From the Design Desk: Critter Culture
Get designers near bottles of wine and inevitably the conversation turns to the design of them. We all like a pretty label, but also want to know more about the fonts and the printing methods in play. The other day, in one such passionate discussion, someone mentioned that “critter wine” is doing quite well right now. Apparently that’s wine industry speak for wines that have animals on their label. I loved hearing this. I love animals. But the critter trend is nothing new. We all witnessed the saturation of the flora-and-fauna craze. Birds of any kind are still popular, from Urban Outfitter’s fashions to indie rock album covers.
In an era when pooches are more fashionable than ever, and kittens are considered sanctioned subjects of art, it’s not hard to look around and see animals graphically reproduced in motifs, mascots, decorations, tattoos, stationery, fashion, and the old standard, clouds, of course. I’m not sure why, but the design department at Chronicle definitely seems to have caught the bug, or should I say, the critter, itch.
The compendium of animals you can find by walking from design desk to design desk reveals a diaspora of critters almost as rich and diverse (and weird) as a segment of Planet Earth.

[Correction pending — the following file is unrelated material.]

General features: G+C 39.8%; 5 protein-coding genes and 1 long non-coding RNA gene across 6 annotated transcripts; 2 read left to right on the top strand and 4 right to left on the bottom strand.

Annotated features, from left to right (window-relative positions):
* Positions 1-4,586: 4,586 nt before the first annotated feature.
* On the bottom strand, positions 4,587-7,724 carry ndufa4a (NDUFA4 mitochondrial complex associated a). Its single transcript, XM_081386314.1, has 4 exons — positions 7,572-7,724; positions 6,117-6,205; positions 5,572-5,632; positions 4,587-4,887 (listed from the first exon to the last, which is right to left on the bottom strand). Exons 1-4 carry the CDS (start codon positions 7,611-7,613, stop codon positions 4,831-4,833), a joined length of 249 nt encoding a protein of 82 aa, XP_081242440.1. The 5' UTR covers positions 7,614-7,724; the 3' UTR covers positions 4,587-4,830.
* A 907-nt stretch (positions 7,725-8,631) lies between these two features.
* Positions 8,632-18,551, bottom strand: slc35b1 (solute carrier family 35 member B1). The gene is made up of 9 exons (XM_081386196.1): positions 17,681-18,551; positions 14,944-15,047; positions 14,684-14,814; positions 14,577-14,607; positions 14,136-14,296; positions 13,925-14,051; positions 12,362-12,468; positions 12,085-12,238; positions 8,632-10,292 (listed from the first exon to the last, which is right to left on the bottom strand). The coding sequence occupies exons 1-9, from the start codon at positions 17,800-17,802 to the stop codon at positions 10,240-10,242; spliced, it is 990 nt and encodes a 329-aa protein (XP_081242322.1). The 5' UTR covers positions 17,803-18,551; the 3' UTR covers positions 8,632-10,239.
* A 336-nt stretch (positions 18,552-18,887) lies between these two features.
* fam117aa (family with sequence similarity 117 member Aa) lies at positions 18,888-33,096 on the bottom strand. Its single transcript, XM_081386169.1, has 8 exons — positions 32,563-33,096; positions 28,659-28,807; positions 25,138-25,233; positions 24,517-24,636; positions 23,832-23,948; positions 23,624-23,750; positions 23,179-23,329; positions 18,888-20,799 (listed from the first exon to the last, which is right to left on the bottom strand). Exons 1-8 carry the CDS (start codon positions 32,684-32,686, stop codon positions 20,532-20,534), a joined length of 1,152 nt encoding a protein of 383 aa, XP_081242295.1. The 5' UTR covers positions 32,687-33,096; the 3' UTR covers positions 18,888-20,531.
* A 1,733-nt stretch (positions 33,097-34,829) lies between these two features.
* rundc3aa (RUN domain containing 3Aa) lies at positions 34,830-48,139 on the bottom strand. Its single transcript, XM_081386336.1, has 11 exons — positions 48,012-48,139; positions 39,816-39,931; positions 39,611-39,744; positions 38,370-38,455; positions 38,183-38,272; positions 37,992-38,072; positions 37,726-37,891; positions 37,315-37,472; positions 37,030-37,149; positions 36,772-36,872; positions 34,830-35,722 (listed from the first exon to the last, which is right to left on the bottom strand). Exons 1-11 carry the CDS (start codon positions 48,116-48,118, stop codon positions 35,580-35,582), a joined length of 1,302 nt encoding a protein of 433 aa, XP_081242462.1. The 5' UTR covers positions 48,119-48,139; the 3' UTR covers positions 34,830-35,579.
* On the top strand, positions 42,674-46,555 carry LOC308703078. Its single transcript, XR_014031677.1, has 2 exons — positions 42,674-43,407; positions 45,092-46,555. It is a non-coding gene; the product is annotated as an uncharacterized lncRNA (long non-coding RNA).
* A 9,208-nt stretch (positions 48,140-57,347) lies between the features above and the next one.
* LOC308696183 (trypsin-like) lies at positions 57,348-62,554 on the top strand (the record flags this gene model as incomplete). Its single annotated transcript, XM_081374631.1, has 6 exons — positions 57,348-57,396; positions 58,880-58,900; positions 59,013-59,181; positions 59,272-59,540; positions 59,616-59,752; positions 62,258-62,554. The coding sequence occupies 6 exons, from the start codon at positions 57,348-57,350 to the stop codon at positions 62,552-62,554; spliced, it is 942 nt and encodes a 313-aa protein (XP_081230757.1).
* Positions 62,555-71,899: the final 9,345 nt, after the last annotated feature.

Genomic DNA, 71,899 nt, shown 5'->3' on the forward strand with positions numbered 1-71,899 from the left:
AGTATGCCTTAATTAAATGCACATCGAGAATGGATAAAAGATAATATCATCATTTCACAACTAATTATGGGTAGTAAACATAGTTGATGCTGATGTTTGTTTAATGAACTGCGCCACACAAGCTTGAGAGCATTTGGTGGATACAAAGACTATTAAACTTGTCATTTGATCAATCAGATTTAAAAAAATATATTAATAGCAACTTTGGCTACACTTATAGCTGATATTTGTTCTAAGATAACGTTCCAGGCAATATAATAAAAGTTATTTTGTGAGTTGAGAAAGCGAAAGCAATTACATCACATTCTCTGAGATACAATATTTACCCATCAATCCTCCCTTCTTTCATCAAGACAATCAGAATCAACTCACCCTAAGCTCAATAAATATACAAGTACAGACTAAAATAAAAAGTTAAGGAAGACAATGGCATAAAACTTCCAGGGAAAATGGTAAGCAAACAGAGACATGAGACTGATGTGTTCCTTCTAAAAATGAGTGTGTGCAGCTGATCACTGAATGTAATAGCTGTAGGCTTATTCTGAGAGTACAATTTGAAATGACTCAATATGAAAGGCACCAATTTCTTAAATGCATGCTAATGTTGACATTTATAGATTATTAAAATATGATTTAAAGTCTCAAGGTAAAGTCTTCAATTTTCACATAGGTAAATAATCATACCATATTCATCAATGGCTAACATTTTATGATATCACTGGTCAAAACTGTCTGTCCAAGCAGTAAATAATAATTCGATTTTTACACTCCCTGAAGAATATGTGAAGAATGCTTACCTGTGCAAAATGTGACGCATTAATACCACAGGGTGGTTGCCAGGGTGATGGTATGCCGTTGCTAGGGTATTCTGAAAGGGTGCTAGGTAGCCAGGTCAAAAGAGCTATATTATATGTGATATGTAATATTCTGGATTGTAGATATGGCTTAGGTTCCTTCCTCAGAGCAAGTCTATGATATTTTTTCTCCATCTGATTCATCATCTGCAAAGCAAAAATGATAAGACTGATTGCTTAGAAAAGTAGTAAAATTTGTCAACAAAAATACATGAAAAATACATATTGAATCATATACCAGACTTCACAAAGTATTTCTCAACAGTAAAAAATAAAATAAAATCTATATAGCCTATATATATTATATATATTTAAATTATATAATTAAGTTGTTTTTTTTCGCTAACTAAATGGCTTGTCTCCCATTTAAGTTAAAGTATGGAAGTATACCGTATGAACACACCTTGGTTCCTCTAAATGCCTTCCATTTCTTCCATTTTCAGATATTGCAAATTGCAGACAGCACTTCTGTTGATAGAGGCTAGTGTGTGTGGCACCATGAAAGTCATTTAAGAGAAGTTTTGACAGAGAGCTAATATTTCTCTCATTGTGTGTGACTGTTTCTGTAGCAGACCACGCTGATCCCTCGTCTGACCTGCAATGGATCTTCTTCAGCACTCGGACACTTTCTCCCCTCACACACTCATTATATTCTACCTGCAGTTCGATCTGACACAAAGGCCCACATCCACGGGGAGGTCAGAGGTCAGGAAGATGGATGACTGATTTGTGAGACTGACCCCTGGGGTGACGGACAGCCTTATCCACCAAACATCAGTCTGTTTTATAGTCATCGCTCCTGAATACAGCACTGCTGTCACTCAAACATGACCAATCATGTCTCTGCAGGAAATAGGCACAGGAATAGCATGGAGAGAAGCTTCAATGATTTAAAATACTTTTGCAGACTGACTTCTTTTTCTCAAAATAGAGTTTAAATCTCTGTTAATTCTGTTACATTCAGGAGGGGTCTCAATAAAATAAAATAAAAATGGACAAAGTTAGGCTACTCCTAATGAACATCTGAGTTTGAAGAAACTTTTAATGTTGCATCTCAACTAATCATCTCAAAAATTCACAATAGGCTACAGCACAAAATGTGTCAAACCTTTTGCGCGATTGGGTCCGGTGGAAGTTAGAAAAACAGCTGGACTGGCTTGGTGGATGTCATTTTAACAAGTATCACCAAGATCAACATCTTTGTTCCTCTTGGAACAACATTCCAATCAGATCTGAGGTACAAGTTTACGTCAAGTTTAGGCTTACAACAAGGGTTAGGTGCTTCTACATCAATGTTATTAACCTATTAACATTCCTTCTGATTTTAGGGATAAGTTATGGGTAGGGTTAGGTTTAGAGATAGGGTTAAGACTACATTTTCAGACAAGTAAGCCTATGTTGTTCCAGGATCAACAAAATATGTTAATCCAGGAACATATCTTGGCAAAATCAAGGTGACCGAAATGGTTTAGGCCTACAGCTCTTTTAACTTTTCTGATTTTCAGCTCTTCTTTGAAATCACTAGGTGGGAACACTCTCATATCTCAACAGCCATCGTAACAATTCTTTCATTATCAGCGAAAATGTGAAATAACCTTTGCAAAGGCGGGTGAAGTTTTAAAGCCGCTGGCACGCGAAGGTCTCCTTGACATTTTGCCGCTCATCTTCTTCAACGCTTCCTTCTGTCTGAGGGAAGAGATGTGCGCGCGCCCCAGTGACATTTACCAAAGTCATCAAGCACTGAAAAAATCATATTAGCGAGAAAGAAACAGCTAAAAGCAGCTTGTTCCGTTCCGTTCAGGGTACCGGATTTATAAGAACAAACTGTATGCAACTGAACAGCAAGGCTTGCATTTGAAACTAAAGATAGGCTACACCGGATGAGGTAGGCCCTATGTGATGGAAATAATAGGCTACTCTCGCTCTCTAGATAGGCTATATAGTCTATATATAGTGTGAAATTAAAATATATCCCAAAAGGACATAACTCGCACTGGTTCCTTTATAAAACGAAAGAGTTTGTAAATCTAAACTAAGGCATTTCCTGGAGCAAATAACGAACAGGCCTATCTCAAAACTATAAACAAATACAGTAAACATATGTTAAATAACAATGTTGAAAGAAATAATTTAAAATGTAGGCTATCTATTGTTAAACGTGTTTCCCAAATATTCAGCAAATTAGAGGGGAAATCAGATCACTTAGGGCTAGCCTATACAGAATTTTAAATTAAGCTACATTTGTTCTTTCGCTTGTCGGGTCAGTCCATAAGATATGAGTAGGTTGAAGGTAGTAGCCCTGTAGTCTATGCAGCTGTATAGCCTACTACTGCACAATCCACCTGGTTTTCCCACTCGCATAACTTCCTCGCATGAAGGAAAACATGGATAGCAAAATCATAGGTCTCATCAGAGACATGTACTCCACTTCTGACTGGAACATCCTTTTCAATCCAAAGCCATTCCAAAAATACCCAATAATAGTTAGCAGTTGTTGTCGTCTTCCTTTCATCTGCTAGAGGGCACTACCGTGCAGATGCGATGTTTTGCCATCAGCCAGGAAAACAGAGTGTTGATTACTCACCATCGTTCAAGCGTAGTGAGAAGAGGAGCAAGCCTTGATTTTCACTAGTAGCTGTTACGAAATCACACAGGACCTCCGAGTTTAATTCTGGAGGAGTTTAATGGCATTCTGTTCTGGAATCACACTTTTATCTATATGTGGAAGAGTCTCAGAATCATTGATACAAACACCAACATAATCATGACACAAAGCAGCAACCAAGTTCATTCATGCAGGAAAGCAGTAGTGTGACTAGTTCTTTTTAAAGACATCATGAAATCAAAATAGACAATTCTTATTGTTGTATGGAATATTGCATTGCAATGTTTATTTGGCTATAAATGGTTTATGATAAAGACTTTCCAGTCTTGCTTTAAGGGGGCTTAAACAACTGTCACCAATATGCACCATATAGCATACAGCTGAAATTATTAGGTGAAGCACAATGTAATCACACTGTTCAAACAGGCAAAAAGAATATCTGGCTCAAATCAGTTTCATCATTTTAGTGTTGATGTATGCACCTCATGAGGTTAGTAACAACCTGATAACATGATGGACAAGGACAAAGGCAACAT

I’m not sure what these little creatures say about us, but they say something, and they seem unique to each one of us, in a sort of creative animal spirit way, for the visually inclined.
I decided to continue my critter tracking in our book room. There I found a lot more kittens and puppies compared to what I saw on the design desks, but my hunt stopped short when I picked up a copy of Wet Cats. I know we have lots of neat books on birds, and beautiful cards with all kinds of animals, but Wet Cats captured me and I couldn’t let go, sending me twittering all the way back to my desk.
The Fairest Fowl: Portraits of Championship Chickens remains a longtime favorite of mine. And my personal Noah’s ark of books continues to grow: Creature, Softies, Peeps, Backyard Bird Songs. I’m not sure if I’m the only designer who feels this way, but if I ever saw a wine label with a cute little blue alien leaning on a cow, trendy or not, I’d buy it in a second.
Amy Krouse Rosenthal, We Wished You MoreMarch 10th, 2017
7 Must-Read Articles on Diversity Within the Publishing IndustryFebruary 23rd, 2017
The Winners of the Little Free Library Design CompetitionFebruary 16th, 2017
We Need Diverse Books More Than EverNovember 28th, 2016
The Chronicle Books Gift Guide: Our Top Picks of the YearNovember 21st, 2016